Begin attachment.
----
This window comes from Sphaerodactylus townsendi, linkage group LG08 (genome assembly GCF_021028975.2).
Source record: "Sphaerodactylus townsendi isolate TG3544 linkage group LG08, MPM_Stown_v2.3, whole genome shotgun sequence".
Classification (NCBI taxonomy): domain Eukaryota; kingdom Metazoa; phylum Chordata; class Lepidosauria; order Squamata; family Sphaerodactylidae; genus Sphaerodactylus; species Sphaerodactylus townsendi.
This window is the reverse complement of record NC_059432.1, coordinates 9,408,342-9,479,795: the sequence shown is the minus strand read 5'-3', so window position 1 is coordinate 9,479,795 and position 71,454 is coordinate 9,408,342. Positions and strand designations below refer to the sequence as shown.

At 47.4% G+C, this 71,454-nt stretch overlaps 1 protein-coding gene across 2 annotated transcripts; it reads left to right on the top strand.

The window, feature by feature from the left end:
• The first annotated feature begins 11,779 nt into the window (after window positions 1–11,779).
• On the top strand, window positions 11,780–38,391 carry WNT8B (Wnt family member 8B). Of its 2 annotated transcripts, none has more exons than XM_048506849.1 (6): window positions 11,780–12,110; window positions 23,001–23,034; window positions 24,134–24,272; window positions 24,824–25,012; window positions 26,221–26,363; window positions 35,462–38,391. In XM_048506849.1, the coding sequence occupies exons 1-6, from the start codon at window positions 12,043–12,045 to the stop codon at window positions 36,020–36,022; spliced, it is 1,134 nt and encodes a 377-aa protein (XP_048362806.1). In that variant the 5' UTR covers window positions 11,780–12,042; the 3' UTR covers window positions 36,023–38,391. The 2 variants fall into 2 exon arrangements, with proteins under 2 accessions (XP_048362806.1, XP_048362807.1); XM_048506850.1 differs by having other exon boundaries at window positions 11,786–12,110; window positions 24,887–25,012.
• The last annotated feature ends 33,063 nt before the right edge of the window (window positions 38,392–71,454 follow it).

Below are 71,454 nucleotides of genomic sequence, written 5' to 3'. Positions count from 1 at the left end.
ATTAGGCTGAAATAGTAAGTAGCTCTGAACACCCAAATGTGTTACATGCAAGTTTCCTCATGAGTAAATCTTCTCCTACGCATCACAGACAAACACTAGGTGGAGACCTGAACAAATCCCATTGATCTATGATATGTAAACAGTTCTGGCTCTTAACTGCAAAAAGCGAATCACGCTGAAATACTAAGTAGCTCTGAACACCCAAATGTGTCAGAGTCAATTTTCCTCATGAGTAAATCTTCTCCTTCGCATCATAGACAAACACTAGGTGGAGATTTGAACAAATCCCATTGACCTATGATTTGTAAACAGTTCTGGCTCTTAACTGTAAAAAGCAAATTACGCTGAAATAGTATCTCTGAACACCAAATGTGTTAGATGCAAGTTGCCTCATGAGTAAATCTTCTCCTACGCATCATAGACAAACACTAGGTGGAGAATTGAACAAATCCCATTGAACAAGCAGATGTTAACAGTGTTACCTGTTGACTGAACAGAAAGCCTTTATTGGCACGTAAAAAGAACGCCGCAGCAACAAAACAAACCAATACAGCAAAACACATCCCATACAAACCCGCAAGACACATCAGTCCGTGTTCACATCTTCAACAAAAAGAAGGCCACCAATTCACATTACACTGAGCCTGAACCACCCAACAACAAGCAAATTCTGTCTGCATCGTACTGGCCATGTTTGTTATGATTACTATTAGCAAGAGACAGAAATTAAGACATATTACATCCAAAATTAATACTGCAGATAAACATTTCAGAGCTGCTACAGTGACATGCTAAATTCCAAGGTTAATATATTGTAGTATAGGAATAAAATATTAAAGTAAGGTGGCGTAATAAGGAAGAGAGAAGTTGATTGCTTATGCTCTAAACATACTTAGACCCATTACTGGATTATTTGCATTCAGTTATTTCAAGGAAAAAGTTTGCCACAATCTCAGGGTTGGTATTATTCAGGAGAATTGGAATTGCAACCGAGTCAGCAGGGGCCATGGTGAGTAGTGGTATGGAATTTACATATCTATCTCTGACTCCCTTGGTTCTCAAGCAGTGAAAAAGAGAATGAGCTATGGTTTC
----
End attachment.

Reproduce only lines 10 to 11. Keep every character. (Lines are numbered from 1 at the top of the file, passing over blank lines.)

Below are 71,454 nucleotides of genomic sequence, written 5' to 3'. Positions count from 1 at the left end.
ATTAGGCTGAAATAGTAAGTAGCTCTGAACACCCAAATGTGTTACATGCAAGTTTCCTCATGAGTAAATCTTCTCCTACGCATCACAGACAAACACTAGGTGGAGACCTGAACAAATCCCATTGATCTATGATATGTAAACAGTTCTGGCTCTTAACTGCAAAAAGCGAATCACGCTGAAATACTAAGTAGCTCTGAACACCCAAATGTGTCAGAGTCAATTTTCCTCATGAGTAAATCTTCTCCTTCGCATCATAGACAAACACTAGGTGGAGATTTGAACAAATCCCATTGACCTATGATTTGTAAACAGTTCTGGCTCTTAACTGTAAAAAGCAAATTACGCTGAAATAGTATCTCTGAACACCAAATGTGTTAGATGCAAGTTGCCTCATGAGTAAATCTTCTCCTACGCATCATAGACAAACACTAGGTGGAGAATTGAACAAATCCCATTGAACAAGCAGATGTTAACAGTGTTACCTGTTGACTGAACAGAAAGCCTTTATTGGCACGTAAAAAGAACGCCGCAGCAACAAAACAAACCAATACAGCAAAACACATCCCATACAAACCCGCAAGACACATCAGTCCGTGTTCACATCTTCAACAAAAAGAAGGCCACCAATTCACATTACACTGAGCCTGAACCACCCAACAACAAGCAAATTCTGTCTGCATCGTACTGGCCATGTTTGTTATGATTACTATTAGCAAGAGACAGAAATTAAGACATATTACATCCAAAATTAATACTGCAGATAAACATTTCAGAGCTGCTACAGTGACATGCTAAATTCCAAGGTTAATATATTGTAGTATAGGAATAAAATATTAAAGTAAGGTGGCGTAATAAGGAAGAGAGAAGTTGATTGCTTATGCTCTAAACATACTTAGACCCATTACTGGATTATTTGCATTCAGTTATTTCAAGGAAAAAGTTTGCCACAATCTCAGGGTTGGTATTATTCAGGAGAATTGGAATTGCAACCGAGTCAGCAGGGGCCATGGTGAGTAGTGGTATGGAATTTACATATCTATCTCTGACTCCCTTGGTTCTCAAGCAGTGAAAAAGAGAATGAGCTATGGTTTC